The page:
Four tips for writing a personal statement for university applications
We get it. Writing your personal statement might seem scary but it’s a great chance to shout about your skills. Your personal statement is your opportunity to showcase what you have to offer to universities. But what should you include?
Here are four things to include in your personal statement to help you stand out from the crowd.
Make a strong first impression.
Admissions tutors will read hundreds of personal statements so capturing their attention is crucial. Talk about something you’re passionate about, or an interesting skill or experience. Your enthusiasm will set the tone for the rest of your personal statement and make them want to read more. Avoid generic phrases. It’s your personal statement after all, and a university will want to know what makes you tick!
Reference how your sixth form or college subjects align with your chosen degree
By doing this, you will demonstrate how your academic journey to date aligns with the subject you're applying for. It will show your commitment towards your chosen subject area, and evidence skills you may already have. Draw out any elements of your studies that have particularly interested you and try to align these with the university course you are applying to.
Mention work experience or any extracurricular activities you do.
Talk about your achievements outside of your education. This will show that you have a genuine interest in your subject area and is a great way for universities to get a feel for the kind of person you are outside of your studies. Highlight any transferrable skills you have picked up and how you intend to use these during your university studies. The ABC method is a great way to communicate this:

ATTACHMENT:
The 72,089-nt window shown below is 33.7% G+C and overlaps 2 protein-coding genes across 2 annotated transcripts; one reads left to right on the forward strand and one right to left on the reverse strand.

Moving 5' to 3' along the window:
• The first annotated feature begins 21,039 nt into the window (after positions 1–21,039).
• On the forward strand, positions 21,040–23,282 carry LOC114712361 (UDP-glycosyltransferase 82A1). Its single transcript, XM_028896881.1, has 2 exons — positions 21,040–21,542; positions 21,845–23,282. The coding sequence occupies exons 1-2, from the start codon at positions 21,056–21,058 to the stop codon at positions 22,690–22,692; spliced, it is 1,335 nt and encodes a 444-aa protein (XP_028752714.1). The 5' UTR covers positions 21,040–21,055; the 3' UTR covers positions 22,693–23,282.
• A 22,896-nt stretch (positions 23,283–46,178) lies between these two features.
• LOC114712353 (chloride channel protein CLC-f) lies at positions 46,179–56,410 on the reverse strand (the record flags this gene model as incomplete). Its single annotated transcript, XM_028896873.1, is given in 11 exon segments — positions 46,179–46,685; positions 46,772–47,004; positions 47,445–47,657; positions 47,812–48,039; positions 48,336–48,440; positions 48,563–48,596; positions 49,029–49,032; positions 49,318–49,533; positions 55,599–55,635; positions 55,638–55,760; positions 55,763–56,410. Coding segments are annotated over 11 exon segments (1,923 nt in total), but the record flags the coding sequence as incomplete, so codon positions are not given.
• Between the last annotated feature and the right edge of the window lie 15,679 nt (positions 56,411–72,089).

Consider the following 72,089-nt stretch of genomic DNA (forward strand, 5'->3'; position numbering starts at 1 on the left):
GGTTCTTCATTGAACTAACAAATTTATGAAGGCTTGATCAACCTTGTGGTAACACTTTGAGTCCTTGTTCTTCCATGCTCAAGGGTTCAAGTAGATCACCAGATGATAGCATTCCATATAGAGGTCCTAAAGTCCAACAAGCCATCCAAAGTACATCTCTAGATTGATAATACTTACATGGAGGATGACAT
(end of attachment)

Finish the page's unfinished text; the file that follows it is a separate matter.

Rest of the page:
- Activity – this is what I have done.
- Benefit – These are the skills I have gained from it.
- Course – This is how these skills relate to the subject I’m applying for.
Finish/end your personal statement with a summary of the key points you have made.
Remind the reader of your key skills and strengths. This is your last chance to prove that you are a good fit for the course and the university. Be specific and provide evidence to support your claims. You could share your aspirations for the future, too. This will show ambition and will help the admissions tutor understand whether the course is right for you based on your goals.
Whatever you decide to include in your personal statement, don’t forget to start early so you have plenty of time to get it right., Ask someone to check your drafts, be positive, and sell yourself! Remember that your personal statement can be no longer than 4,000 characters (this includes spaces). As an example, this page has a count of just over 2,200 characters.